Malaria is a disease caused by the parasite Plasmodium, which is transmitted by the bite of an infected mosquito. Only the Anopheles genus of the mosquito can transmit Malaria. The symptoms of the disease include fever, vomiting and/or headache. A characteristic malarial fever has ‘hot’, ‘wet’ and ‘cold’ phases and appears 10 to 15 days after the mosquito bite.
Blood slides are examined under a microscope to diagnose malaria, where the parasite is seen inside red blood cells. Rapid diagnostic test kits (RDTs) are used for diagnosing malaria in remote areas where microscopes cannot be used. Plasmodium vivax or P. falciparum are the most common malarial parasites, while P. malariae and P. ovale are other rarer forms. Of these, infection with P. falciparum is the most fatal if left untreated and may lead to kidney and brain complications, and even death.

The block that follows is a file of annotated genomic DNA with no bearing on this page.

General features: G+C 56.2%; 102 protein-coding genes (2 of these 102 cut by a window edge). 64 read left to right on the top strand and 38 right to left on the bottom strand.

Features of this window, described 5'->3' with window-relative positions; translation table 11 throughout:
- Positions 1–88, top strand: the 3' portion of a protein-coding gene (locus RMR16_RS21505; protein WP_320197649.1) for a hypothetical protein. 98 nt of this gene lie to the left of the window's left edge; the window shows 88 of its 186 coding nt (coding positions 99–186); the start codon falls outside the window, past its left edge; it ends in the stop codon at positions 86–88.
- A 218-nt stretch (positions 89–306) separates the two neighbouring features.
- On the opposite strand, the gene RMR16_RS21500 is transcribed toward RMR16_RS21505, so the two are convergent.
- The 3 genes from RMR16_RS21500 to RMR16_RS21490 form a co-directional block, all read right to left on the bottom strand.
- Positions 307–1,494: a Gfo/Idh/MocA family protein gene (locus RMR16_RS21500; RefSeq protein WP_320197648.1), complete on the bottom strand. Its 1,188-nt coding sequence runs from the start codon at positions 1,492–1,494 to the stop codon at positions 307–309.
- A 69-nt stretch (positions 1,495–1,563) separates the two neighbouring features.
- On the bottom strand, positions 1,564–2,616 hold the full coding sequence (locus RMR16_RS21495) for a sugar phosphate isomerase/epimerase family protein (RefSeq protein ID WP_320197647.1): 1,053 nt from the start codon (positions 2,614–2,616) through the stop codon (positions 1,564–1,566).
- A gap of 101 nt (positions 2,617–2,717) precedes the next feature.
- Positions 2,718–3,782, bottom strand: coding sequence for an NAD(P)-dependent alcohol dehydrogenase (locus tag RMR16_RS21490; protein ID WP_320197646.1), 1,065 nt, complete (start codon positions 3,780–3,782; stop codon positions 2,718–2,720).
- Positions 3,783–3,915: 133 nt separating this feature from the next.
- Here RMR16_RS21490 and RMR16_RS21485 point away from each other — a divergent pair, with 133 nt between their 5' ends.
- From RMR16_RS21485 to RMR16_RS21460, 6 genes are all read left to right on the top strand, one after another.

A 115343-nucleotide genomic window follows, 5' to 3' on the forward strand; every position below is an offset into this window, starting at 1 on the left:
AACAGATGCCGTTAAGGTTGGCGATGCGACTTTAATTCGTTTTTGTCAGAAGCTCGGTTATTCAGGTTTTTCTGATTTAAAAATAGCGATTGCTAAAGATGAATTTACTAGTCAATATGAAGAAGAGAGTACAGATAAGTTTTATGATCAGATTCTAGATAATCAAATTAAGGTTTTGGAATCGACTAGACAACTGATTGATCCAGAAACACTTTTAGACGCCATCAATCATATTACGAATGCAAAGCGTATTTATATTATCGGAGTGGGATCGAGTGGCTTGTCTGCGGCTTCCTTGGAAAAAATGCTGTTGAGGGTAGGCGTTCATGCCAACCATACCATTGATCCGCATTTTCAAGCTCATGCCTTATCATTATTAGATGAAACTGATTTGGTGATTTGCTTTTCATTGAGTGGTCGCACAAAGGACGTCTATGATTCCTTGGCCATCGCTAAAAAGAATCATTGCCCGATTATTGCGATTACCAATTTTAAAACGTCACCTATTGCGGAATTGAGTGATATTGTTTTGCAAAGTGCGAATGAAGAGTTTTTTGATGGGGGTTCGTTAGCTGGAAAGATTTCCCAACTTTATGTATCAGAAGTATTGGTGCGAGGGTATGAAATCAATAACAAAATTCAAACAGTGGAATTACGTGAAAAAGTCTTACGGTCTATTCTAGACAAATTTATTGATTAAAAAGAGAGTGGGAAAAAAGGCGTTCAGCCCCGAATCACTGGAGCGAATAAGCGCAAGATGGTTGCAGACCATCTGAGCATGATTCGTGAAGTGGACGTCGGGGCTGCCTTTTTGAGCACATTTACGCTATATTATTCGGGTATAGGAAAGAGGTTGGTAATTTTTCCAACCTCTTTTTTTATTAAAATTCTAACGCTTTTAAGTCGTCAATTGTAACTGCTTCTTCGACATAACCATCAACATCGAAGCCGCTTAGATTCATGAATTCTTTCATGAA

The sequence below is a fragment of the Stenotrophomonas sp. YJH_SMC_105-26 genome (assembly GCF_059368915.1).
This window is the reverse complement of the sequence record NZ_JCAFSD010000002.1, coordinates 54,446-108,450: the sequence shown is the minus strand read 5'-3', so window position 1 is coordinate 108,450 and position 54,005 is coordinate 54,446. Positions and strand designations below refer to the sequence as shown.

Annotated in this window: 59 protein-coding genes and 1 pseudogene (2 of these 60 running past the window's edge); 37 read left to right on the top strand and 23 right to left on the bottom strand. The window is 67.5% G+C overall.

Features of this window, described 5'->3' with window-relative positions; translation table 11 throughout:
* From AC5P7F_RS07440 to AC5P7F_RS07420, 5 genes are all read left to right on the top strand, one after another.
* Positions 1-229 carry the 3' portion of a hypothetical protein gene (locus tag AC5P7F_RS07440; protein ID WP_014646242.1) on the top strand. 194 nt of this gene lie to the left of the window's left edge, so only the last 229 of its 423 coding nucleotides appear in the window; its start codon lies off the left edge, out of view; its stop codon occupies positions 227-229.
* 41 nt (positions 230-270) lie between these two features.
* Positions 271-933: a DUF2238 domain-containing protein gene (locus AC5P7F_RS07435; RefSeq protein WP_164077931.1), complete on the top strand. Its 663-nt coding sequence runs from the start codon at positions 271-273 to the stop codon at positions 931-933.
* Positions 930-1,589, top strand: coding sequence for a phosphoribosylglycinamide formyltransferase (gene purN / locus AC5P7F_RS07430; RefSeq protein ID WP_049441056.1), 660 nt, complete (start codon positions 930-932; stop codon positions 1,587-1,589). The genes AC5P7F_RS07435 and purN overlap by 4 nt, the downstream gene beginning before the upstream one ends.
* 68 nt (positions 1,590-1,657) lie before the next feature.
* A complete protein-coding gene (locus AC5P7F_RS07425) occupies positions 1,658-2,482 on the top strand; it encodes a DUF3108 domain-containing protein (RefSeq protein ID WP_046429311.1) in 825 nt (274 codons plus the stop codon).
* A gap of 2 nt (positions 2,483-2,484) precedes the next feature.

Chloroquine was the treatment of choice for malaria and is still followed in most countries for treatment of P. Vivax, but P. falciparum has developed resistance to it and presently Artemisinin-based combination therapy is advised as the primary treatment for malaria. Among preventive measures, use of insecticide treated nets at home and indoor residual spraying of insecticides are those recommended for malaria; they act by decreasing exposure to bites of infected mosquitoes. General information about this disease